Relations between the US and Pakistan came under new strain as Washington officials said they feared that Islamabad would have warned Osama bin Laden of the US operation that killed the al-Qaeda leader, the FT reports. As Pakistani officials contested accusations on Capitol Hill and elsewhere that they must have known about bin Laden’s hiding place near a prestigious military academy, the US laid bare its mistrust of Islamabad, which was not informed in advance of Sunday’s raid on the compound in Abbottabad. “It was decided that any effort to work with the Pakistanis could jeopardise the mission,” Leon Panetta, CIA director, said in an interview with Time magazine. “They might alert the targets.” Such allegations illustrate the extraordinary tensions between the US and Pakistan – a country US government officials deem as strategically vital but also deeply unreliable.
As happens so often in markets, optimism generated by one event can be quickly off-set by associated downside risks. Initial cheer on Sunday night in the US over news that US forces had killed Osama bin Laden in his Pakistan stronghold was overtaken by concerns about retaliatory action and longer-term challenges. Stocks went up, then down, commodities fluctuated and ‘safe-haven’ currencies eventually benefited. Accordingly, the “Bin Laden death rally” — as it was dubbed in equity markets — fizzled nearly as rapidly as it began in thin trading on a Monday when key markets including Japan and the UK were closed for holidays.
Comment, analysis and other offerings from Tuesday’s FT, Ahmed Rashid: Now to break al-Qaeda’s franchise The colonial conquests of Muslim societies by the west were followed by freedom struggles and, in turn, stagnation and repression, writes Rashid, author of ‘Descent into Chaos’ and ‘The Taliban’. Osama bin Laden rose to prominence as Muslims sought a way out, and he tried to take us back many centuries. Now, after confirmation of his death, Muslims must escape this extremist cul de sac. Extremism’s heroes are dead or dying and its ideology bankrupt. But leaders of Muslim civil society must now give it a bold final push into the margins. This is a watershed moment. The question is, can the west and the Muslim world grasp it?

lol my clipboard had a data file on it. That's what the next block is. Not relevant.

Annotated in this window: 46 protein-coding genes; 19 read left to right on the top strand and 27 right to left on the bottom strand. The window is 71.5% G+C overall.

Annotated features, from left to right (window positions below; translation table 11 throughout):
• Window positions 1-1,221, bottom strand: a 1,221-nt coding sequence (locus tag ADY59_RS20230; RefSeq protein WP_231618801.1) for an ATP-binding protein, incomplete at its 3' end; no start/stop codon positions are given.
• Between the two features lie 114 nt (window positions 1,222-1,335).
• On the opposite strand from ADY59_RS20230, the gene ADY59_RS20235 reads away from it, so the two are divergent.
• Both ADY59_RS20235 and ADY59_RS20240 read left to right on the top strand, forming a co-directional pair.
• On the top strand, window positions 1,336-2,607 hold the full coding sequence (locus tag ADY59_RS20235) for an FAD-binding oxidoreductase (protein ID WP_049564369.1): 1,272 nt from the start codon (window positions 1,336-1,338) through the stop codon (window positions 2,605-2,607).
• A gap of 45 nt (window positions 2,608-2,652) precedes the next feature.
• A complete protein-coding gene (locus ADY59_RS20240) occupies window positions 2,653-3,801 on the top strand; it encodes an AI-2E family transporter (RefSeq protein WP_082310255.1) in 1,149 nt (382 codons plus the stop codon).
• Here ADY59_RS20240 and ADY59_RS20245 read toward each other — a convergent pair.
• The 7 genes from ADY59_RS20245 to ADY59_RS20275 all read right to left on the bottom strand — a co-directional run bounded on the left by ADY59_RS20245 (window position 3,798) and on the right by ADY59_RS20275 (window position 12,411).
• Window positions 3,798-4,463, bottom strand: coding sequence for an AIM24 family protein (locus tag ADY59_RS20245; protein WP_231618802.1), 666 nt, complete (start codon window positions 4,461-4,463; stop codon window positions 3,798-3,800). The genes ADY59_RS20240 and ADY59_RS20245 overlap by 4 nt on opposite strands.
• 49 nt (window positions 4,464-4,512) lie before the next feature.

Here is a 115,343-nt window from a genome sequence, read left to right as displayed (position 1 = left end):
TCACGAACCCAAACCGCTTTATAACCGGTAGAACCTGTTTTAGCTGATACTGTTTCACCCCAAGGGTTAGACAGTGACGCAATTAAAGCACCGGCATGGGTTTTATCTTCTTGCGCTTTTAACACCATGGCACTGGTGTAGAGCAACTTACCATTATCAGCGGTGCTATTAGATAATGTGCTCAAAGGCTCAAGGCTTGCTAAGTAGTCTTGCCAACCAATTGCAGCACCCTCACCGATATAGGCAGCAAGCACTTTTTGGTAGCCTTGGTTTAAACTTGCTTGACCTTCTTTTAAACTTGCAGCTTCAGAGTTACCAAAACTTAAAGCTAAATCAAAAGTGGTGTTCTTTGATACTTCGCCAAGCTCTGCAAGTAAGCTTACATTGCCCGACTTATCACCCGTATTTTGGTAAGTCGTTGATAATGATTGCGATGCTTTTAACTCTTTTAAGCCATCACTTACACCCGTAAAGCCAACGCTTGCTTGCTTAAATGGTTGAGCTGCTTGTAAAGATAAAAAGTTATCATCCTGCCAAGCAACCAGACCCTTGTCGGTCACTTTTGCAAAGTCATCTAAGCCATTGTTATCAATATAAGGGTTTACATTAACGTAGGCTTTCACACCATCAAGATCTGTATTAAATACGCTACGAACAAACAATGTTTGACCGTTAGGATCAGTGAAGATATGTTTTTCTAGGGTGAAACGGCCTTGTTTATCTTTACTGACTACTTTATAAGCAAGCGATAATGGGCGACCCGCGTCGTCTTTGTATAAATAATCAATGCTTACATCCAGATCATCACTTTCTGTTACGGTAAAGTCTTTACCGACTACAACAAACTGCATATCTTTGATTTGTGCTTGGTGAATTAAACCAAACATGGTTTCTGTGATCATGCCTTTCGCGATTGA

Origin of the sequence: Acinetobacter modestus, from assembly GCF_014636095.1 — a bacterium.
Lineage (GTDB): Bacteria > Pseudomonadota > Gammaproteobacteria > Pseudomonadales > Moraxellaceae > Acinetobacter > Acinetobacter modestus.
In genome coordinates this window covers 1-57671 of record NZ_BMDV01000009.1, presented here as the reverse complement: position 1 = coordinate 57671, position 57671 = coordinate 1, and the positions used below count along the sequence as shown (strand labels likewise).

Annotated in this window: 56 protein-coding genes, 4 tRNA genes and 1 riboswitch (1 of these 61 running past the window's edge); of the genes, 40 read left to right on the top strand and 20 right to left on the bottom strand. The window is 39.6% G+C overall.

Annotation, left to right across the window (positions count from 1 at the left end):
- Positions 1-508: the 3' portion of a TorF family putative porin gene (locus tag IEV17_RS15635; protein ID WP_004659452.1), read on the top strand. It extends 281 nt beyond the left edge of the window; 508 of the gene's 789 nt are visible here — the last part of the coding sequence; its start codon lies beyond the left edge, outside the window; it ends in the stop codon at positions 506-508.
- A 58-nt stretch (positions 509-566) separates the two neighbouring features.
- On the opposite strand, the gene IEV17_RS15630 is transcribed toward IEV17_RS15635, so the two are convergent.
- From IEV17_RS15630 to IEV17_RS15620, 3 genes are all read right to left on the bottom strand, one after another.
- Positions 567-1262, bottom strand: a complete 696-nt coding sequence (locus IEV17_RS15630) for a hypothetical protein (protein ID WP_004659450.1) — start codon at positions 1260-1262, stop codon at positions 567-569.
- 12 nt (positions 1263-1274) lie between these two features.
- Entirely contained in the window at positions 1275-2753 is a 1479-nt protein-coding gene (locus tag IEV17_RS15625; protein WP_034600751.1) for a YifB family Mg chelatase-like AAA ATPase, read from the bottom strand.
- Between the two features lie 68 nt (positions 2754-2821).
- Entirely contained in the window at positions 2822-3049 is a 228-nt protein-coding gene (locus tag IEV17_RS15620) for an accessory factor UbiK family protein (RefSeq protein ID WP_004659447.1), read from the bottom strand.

The killing of Osama bin Laden by US special forces in Pakistan, triggered jubilation among the US population and its national security establishment but has prompted warnings about potential revenge attacks by extremist supporters of the Saudi-born terrorist, the FT reports. At the same time, adds the FT, the fact that bin Laden’s stronghold was in Abbottabad, 50km from the capital, Islamabad, and site of the country’s top military academy, raised questions about the US ally’s commitment to combating international terrrorism. US president Barack Obama emphasised Pakistan’s co-operation in Sunday’s strike but questions grew about Pakistan’s reliability. Reuters adds that Asian stocks fell on Tuesday morning as the ‘bin Laden effect’ that led to an earlier bounce faded.
The killing of Osama bin Laden triggered jubilation among the US population and its national security establishment but has prompted warnings about potential revenge attacks by extremist supporters of the Saudi-born terrorist, the FT reports. The storming of bin Laden’s compound by US special forces in Abbottabad, 50km from the Pakistan capital, raised questions about the US ally’s commitment to combating international terrrorism. Some western commentators have called for the winding down of military operations in Afghanistan.